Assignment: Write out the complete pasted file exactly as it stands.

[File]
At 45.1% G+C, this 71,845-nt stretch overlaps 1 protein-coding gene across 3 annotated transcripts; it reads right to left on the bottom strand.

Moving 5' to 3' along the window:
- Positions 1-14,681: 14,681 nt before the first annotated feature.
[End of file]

At 45.1% G+C, this 71,845-nt stretch overlaps 1 protein-coding gene across 3 annotated transcripts; it reads right to left on the bottom strand.

Moving 5' to 3' along the window:
- Positions 1-14,681: 14,681 nt before the first annotated feature.